It is a positively charged surfactant, a fatty mine salt and it's used for its luminescent, pearl-like properties. It usually replaces the silicon, but it doesn't mean that the conditioner is silicone free. Made from Stearic fatty acid. It gives slip to hair without causing excessive build up because it is water soluble unlike oils or silicone.

Stearic Acid

It is a fatty acid and used as a lubricant, a hardener and an emulsifier, meaning it binds together materials -- such as oil and water -- that would usually separate. It occurs in many animal (extraction from tallow)and vegetable fats and oils. PETA states that stearic acid can be made from: Fat from cows and sheep and from dogs and cats euthanized in animal shelters, etc. Most often refers to a fatty substance taken from the stomachs of pigs. Can be harsh, irritating. It can also be derived from coconut and palm oil. It helps make skincare creams and lotions “spreadable.” If you have sensitive skin, be careful, because Stearic Acid can sting.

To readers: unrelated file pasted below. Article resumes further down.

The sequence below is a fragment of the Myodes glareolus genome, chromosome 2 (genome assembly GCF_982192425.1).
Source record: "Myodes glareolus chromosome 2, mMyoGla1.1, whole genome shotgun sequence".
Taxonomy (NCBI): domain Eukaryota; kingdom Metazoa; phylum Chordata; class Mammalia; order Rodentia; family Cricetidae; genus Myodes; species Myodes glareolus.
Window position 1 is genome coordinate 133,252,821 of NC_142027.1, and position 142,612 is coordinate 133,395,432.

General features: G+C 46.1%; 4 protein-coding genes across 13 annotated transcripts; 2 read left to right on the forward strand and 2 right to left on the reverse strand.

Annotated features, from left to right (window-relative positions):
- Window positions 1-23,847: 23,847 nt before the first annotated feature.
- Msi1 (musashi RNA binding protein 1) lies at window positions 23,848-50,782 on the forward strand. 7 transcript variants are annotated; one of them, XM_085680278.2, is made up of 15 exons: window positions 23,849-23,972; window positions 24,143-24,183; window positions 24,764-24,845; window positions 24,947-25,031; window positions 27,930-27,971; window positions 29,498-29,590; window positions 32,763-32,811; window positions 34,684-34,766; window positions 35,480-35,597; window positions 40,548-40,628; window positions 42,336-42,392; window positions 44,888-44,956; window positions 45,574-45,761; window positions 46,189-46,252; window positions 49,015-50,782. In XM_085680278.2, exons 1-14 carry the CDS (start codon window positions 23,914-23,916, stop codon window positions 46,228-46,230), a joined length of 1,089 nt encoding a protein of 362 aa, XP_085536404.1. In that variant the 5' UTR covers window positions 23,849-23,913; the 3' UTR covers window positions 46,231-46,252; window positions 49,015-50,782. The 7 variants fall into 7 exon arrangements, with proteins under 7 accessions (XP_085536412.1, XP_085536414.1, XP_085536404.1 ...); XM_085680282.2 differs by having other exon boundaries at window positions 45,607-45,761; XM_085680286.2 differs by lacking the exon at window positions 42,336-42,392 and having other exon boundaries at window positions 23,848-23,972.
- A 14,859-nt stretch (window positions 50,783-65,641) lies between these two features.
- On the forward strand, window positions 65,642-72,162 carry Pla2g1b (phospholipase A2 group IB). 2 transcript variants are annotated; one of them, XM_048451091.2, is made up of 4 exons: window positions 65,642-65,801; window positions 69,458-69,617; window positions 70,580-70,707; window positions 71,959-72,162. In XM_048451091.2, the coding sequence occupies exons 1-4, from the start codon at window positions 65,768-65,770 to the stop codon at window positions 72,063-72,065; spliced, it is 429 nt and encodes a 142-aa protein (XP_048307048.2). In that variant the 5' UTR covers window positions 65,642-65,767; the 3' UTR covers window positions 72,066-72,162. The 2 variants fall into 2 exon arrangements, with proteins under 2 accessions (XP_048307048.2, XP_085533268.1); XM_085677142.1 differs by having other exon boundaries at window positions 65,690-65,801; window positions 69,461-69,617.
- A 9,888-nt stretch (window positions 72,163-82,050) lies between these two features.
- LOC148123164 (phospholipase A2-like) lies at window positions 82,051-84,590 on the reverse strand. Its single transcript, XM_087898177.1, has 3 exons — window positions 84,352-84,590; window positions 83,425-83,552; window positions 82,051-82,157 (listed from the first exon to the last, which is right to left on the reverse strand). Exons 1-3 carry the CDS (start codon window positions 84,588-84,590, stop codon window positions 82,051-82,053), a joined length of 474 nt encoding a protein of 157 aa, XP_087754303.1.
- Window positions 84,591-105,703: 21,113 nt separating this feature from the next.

Irritations of the skin may be accompanied by severe itching and often time redness and swelling. There are also rash-like symptoms that may occur like small red spots.

One of the milder side effects of stearic acid is making the skin sensitive to substances and direct exposure to the sun.

Animals who digested small amounts of stearic acid showed neurological side effects as well as organ system toxicity. In addition, low doses created skin irritation in lab tests, according to EWG.

Stephanie Greenwood (chemical of the day) says: "Most of the natural companies say their stearic acid is "made from coconut oil" but unless the product specifies, it's most likely animal-derived. Animal waste--the stuff that slaughterhouses can't use, the stuff that's not even good enough to make it in to hot dogs--are sent to places called rendering plants. Sometimes animal shelters will send euthanized dogs and cats to rendering plants as well. The dead carcasses and parts are separated meat from fat, bone from skin, and so on. The fat is then used to create cosmetic ingredients such as stearic acid."